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Monday, 7th October 2013 at 10:39 am

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Workers Suffer Discrimination Due to Mental Illness – Study

By Staff Reporter,

More than one in five Australians have experienced discrimination in the workplace due to mental illness, according to a study by the Mental Health Council of Australia (MHCA).

The research, conducted for World Mental Health Day on October 10, asked people if they had witnessed discrimination at their place of work, due to their mental illness or the mental illness of a co-worker.

“When 22 per cent of people surveyed tell us that they have witnessed discrimination in the workplace, relating to mental illness, it shows that we have a serious problem with stigma in this country,” MHCA CEO Frank Quinlan said.

The study found 69 per cent of people were uncomfortable disclosing a mental illness to their employer and a third of people said they would disclose a mental illness and more than a third said they never would.

“It is concerning that 35 per cent of respondents completely ruled out the possibility of talking about mental health, even if it was appropriate to do so. That’s a big problem, especially if it means people not seeking help they need, when they need it,” Quinlan said.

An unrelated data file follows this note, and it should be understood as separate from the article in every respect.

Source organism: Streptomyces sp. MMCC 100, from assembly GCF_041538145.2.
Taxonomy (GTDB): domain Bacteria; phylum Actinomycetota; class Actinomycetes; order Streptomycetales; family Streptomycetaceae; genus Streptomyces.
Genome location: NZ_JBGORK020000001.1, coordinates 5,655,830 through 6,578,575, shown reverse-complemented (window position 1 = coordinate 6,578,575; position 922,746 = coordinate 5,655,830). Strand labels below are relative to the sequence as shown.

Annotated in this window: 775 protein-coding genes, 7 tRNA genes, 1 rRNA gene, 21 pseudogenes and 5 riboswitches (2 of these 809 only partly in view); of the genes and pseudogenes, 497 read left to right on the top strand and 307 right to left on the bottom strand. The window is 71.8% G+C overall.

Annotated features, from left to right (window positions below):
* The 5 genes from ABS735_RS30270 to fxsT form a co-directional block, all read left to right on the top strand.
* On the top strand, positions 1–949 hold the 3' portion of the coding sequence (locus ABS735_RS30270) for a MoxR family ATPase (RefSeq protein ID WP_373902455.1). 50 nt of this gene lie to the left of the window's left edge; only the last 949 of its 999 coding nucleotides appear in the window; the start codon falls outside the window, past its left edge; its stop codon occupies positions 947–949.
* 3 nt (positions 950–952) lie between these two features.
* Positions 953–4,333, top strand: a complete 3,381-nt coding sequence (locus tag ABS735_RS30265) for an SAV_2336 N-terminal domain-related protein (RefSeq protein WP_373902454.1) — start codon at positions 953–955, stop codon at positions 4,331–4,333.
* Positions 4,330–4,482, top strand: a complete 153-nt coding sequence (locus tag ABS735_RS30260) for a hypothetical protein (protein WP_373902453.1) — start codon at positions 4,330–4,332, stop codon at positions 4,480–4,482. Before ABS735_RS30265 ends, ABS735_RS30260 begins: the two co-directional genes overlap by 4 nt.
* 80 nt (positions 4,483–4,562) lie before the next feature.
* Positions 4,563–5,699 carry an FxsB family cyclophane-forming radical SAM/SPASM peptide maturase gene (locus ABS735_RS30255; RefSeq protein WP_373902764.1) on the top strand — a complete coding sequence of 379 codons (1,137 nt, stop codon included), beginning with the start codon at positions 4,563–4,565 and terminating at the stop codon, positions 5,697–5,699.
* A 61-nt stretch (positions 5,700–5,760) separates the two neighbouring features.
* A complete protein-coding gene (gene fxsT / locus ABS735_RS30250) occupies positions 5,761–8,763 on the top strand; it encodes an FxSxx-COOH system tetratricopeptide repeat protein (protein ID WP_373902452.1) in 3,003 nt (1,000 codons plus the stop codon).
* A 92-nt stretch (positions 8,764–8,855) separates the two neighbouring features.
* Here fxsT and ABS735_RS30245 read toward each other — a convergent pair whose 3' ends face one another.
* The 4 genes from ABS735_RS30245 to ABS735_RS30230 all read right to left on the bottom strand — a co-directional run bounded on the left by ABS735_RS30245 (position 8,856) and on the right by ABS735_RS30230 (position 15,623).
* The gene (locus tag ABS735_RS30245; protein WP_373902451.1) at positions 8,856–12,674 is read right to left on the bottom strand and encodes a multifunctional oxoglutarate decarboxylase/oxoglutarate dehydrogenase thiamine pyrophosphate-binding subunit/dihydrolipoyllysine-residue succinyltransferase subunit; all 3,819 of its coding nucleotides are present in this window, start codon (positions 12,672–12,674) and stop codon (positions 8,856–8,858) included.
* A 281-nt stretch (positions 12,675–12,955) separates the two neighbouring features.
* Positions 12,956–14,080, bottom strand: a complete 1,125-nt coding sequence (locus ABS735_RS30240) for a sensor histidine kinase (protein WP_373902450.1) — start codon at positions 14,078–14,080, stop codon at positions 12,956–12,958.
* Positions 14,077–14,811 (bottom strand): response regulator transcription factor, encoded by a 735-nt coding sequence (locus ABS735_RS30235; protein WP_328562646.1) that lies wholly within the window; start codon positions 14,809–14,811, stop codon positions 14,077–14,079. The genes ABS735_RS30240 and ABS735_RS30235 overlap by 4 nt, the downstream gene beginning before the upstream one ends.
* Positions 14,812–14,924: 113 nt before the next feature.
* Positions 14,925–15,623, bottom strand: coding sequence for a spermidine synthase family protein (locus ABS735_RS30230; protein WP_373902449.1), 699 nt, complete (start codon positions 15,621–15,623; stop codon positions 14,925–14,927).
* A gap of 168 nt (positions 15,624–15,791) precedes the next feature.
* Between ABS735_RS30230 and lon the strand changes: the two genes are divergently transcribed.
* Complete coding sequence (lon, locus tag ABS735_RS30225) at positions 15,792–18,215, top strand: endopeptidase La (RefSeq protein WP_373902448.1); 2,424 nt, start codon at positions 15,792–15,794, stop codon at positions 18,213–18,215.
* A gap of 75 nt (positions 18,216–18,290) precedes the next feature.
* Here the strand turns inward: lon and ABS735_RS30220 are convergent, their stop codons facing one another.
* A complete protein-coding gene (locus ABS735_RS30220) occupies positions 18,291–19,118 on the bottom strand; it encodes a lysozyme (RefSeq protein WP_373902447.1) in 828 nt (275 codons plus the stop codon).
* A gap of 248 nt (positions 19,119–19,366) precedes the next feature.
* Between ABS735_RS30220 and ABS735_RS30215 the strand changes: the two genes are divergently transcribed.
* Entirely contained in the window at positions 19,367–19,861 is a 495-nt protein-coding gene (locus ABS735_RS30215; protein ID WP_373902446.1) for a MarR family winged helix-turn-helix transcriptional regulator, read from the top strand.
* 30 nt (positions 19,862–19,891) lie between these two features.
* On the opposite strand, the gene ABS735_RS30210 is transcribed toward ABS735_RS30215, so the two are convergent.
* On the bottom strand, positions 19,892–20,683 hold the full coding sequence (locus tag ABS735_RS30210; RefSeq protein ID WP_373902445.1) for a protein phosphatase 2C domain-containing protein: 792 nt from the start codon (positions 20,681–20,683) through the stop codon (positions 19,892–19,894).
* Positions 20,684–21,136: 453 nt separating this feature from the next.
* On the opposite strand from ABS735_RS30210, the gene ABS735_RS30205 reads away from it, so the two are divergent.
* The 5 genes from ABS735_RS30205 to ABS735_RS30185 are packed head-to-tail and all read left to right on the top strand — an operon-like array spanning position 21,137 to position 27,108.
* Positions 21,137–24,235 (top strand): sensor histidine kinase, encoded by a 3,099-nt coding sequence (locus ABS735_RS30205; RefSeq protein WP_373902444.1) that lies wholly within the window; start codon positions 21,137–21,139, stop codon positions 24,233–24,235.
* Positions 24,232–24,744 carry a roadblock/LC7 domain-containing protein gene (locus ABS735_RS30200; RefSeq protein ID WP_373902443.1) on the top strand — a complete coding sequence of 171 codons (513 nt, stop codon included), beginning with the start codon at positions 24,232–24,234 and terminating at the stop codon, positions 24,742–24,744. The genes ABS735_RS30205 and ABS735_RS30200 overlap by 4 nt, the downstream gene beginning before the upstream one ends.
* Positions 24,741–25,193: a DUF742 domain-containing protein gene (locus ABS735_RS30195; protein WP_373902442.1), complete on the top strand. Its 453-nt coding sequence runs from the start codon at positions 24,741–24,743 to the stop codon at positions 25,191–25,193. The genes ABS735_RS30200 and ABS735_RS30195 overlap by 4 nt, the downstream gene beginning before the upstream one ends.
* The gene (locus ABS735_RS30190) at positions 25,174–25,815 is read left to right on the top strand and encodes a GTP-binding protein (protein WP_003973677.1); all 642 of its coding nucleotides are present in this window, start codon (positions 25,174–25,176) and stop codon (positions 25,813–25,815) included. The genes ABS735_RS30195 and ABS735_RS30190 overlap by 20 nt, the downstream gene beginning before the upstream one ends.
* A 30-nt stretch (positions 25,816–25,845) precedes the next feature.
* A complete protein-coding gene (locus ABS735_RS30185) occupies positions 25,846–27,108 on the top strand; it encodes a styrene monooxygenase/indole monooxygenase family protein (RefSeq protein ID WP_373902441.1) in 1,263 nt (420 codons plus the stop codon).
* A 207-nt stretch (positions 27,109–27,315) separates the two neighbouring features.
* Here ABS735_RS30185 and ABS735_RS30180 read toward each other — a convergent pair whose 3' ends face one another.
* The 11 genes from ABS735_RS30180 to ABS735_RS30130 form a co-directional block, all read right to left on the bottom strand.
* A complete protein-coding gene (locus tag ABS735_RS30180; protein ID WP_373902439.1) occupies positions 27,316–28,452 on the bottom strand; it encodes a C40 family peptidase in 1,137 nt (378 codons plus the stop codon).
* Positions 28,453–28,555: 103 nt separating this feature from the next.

“These results demonstrate that some people have a real fear about potentially negative consequences should they tell their employers and their colleagues that they are mentally unwell.

“The reality is that for the vast majority of people with a mental illness, openness and conversations do help employees, employers and workmates to contribute through meaningful and successful employment.

“We need to have a goal for our society to make it acceptable for individuals to talk about mental health in the workplace and to make it ok to seek help when they need it, without fear or stigma.

“To assist in this goal, ahead of World Mental Health Day on 10 October, we want people to recognise that we all have an important role to play in our own mental health. We want employers and employees to visit 1010.org.au, make a personal mental health promise and then share it.

“Small steps like this can really help to break down stigma and help change a negative culture in Australian workplaces.

“In addition, there is a great deal that employers are already doing to create mentally healthy workplaces including: demonstrating open dialogue about good mental health, raising awareness using online resources, training managers and staff in mental health first aid, and instigating mental health policies and practices.”

Key findings:

  • 33 per cent of people with a current or past mental illness have disclosed it to their current employer. This includes 49 per cent of those who believe they still have a mental illness.

  • When hypothetically asked if they were to have a mental illness in the future, would they tell a future employer, 35 per cent said they would not tell, 29 per cent said they would.

  • Three-quarters of people surveyed would feel uncomfortable telling their employer they were experiencing a mental illness relevant to their work, including 61 per cent of those who say they still have a mental illness and 71 per cent of people who claim to never have had one.

  • A large majority of Australians – more than eight in 10 – believe schizophrenia, depression, bipolar and anxiety all diminish a person’s ability to undertake paid work. A high 42 per cent believe schizophrenia reduces this ability “a lot”.

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